September 1977 issue
The Seven Wonders: Q&A With Analyzer
The skin color of the Gamilas was the same as Earth people through episode 10, then it changed to blue in episode 11. Why is that?
-Chieko Kuroda, Yamagata Prefecture
Answer: In humans, iron is a constituent element in the blood, which gives them a red pigment. In Gamilas people, that constituent element is copper, which produces a blue blood cell. But the question was, why did the skin color change during the story. What you didn’t see was the space warp Yamato made between episodes 10 and 11 which went wrong and jumped the ship into a parallel universe where Gamilas have blue skin. Another theory has it that the Gamilas initially turned pale when they saw Yamato approaching.
In episode 22, Domel [Lysis] blows off Yamato‘s third bridge. It is perfectly repaired when episode 23 starts, but by the end it is dissolved off by the acid sea of Gamilon. Then it’s back again when Yamato arrives at Iscandar. Why is the third bridge so important? Isn’t it just ornamental?
-Hisako Itou, Tokorozawa City
Answer: The interior of the third bridge is designed symmetrically for equal access whether it is under the ship or above it. When Yamato dives underwater, it can flip upside-down for the third bridge to become the command center. However, if that were its only purpose, it would not need to stick out of the belly where it can be easily broken off.
The true purpose of the third bridge is to give Yamato the attributes of a seagoing vessel in addition to being a spaceship. Naturally, it is expected that while on a voyage, Yamato might have to descend to a planet’s surface. If it had to land with that big body, what would be the most suitable place? The ground would provide too many hazards. Since Yamato was remodeled from a seagoing battleship, a liquid environment would be the most accommodating.
But then you would have to get off the ship somehow. For that, it has to be stabilized in the water. That’s what the third bridge is for. That’s why the crew was in such a hurry to restore it. I’d tell you where they got the parts, but that’s classified.
In episode 26, it takes a long time for Dessler’s wave-motion gun to hit Yamato and bounce back. If they’re using tachyons, shouldn’t it go faster?
-Kiyoko Mamoru, Tokyo
Answer: That gun was the product of Gamilas science, which you would expect to create a very powerful weapon. The wave-motion gun is similar to the wave-motion engine, which emits faster-than-light particles called tachyons. But the Gamilas gun emits tajions, which move slower than light and have different properties.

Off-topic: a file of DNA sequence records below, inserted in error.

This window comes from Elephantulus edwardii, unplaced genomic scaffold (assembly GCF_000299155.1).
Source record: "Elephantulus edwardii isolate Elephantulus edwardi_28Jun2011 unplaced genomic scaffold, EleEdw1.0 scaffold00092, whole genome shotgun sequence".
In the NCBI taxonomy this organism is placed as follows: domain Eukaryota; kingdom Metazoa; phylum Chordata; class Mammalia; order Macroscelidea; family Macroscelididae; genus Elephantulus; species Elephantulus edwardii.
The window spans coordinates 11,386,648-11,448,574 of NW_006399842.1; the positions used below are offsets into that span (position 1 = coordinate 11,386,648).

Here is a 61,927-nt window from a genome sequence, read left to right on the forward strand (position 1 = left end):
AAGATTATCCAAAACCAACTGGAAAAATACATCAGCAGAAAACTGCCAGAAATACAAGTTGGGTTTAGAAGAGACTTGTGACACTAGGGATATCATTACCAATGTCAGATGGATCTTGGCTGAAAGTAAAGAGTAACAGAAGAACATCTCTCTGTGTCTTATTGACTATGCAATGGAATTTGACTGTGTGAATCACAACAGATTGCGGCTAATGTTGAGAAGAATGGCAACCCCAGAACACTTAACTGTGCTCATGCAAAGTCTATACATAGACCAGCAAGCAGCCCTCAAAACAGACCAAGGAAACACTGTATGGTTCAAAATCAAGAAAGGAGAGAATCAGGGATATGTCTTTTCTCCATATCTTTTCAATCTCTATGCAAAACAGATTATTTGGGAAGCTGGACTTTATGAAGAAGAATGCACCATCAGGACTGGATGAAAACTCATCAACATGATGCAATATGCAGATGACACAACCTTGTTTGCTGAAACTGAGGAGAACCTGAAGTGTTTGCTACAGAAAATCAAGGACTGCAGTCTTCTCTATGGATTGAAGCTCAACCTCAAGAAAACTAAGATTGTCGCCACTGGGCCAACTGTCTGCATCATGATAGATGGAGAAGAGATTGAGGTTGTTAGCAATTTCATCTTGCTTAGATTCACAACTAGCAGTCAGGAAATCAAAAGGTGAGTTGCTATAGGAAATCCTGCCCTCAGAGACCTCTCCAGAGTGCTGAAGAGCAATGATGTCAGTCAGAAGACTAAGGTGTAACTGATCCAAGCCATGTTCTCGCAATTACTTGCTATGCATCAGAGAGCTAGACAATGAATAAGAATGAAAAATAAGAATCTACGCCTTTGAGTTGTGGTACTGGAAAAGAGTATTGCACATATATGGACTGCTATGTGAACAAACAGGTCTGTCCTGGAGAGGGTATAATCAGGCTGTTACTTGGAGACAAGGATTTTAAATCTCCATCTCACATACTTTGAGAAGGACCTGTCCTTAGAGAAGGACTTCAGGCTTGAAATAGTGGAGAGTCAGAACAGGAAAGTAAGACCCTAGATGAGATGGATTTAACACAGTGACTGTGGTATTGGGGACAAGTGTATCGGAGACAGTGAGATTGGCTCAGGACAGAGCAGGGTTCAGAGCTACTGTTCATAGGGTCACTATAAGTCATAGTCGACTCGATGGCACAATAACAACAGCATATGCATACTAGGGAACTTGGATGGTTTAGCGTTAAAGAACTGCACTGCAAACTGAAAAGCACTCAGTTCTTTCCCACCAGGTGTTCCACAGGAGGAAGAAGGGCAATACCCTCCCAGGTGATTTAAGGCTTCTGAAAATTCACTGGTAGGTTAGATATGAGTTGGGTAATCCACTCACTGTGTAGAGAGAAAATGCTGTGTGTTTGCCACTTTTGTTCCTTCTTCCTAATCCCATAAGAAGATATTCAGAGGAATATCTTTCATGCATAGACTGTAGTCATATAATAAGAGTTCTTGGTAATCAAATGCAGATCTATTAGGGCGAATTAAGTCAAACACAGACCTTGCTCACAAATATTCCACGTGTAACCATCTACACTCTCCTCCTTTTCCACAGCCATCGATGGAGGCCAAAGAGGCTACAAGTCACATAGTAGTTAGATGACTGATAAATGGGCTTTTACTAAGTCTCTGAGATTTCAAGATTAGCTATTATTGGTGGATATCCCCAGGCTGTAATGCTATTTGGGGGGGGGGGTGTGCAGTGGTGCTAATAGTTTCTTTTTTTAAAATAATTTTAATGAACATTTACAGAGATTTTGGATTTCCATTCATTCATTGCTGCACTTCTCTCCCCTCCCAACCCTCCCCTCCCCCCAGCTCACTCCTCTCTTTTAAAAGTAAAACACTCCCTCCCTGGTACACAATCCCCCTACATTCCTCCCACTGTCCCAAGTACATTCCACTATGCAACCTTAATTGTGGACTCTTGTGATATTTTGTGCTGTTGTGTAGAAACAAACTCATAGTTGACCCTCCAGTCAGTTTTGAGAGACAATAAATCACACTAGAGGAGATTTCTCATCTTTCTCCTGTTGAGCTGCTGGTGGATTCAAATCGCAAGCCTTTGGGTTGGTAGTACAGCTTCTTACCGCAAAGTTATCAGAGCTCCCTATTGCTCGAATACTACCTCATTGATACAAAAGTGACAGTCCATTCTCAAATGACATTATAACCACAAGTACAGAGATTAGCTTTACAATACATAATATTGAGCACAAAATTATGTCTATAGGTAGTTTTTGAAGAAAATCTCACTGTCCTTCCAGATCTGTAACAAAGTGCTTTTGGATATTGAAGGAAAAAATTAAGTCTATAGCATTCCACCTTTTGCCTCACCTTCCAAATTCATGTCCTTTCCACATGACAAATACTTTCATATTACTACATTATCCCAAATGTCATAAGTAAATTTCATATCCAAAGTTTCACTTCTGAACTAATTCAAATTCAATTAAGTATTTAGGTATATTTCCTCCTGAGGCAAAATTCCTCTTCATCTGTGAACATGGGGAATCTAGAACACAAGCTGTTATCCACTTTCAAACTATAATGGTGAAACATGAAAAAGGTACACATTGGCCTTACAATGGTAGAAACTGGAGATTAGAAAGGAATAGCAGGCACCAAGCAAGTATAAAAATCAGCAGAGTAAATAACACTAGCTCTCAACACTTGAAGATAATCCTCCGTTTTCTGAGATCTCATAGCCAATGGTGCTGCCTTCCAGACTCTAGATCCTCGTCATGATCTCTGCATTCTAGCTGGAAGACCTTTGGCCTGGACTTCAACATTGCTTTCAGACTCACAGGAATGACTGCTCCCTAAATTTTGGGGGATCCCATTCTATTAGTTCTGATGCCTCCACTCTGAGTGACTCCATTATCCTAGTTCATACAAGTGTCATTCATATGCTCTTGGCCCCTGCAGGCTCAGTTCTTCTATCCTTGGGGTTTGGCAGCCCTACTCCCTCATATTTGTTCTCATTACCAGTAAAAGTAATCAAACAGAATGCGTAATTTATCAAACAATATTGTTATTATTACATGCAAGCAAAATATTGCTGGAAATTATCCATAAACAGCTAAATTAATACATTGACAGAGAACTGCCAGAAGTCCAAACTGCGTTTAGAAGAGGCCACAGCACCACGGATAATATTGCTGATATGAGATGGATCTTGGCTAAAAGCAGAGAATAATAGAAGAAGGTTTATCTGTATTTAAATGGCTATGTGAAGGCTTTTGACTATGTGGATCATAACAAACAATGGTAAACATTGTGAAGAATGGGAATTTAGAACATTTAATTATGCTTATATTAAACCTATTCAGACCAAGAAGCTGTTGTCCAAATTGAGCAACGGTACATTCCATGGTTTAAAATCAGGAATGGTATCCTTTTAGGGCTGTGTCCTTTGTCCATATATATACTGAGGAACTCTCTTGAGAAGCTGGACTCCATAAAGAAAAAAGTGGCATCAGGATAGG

With tajions, as their speed becomes greater, energy and momentum decrease. Paradoxically, a large tajion flow will eventually cause speed to drop. Therefore, the Gamilas wave-motion gun fires more slowly than one from Earth. Furthermore, Yamato usually flies at the speed of light. If Dessler’s gun fires it at, its relative velocity becomes slower, almost like it is traveling backward.
What? You don’t understand? Oh well…
In episode 13, the Gamilas prisoner has no trouble breathing the air on Yamato. But in the last episode, Dessler and his troops have to wear helmets. Isn’t that a contradiction?
-Tadashi Nara, Sapporo City
Answer: Many people might think that, but in a military as large as that of Gamilas, there would be a foreign legion of ‘modified soldiers’ to operate in different environments. That explains why the captive pilot in episode 13 was biologically different from the troops that invaded in episode 26.
Or maybe I just changed the ship’s atmosphere to repel them. I am a genius, after all.
In episode 10 we see many female crew members in addition to Yuki, but they are never seen again after that. Why?
-Megumi Iino, Chiba City
Answer: Because Chief Yuki was so good at her job, there wasn’t much left for the other women to do, so they went into the sleep tubes. Besides, being around over 100 full-blooded males and one VERY male robot was not safe for them. Men who voyage to other worlds often dream of starting new civilizations. I could go on, but this is not a men’s magazine.
While in space, Yamato‘s crew wears helmets. In episode 3, Captain Okita stands with Kodai and Shima in the barrel of the wave-motion gun, fully exposed to the radioactive pollution of Earth. Are they nuts??
-Komaki Nakamura, Kyoto
Answer: The purpose of a helmet is to match the pressure and atmosphere of a planet, and to keep out toxins including radioactivity. Yamato functions the same way, with an atmospheric pressure barrier in certain openings. This is why Kodai could stand in the hanger with the hatch open in episode 4. The system is only breeched when the hull is damaged in an attack.
By the way, there was an air shield set up in episode 3 to allow for maintenance access. The blowing wind was caused by the difference in atmospheric pressure
The flywheel on the wave-motion engine does not constantly turn when the engine is operating, and the size of the engine changes. Also, the size of fightercraft and cosmoguns changes from scene to scene. In addition, sometimes Aihara [Homer] is confused with Ota [Eager]. Why is this?
-Mr. Okamoto, Yokohama
Answer: As for the size of the engine, it is correct in the scene in which Tokugawa [Orion] polishes it. Sometimes it looks bigger because the artists at Studio Nue like to draw extra details. The original design which I have obtained…shows that even this…BOOOOOM!
(It seems that Analyzer broke down when he got too close to the truth. Therefore, other specialists will have to answer the remaining questions.)
Q: How does Yamato fly?
-Toshimi Eguchi, Nerima
A: Huh? Yamato can fly? At last, things are looking up!
-a Naval officer from the National Museum at Okinawa
Q: Is Yamato hard to beat?
-Gamilas soldier, third class
A: Fight to the death!
Q: Is it true that Gamilas is targeting the Earth? I’m worried.
-Mitsuko Kuramata, Enoshima Island
A: I’m packing!
-a former child evacuee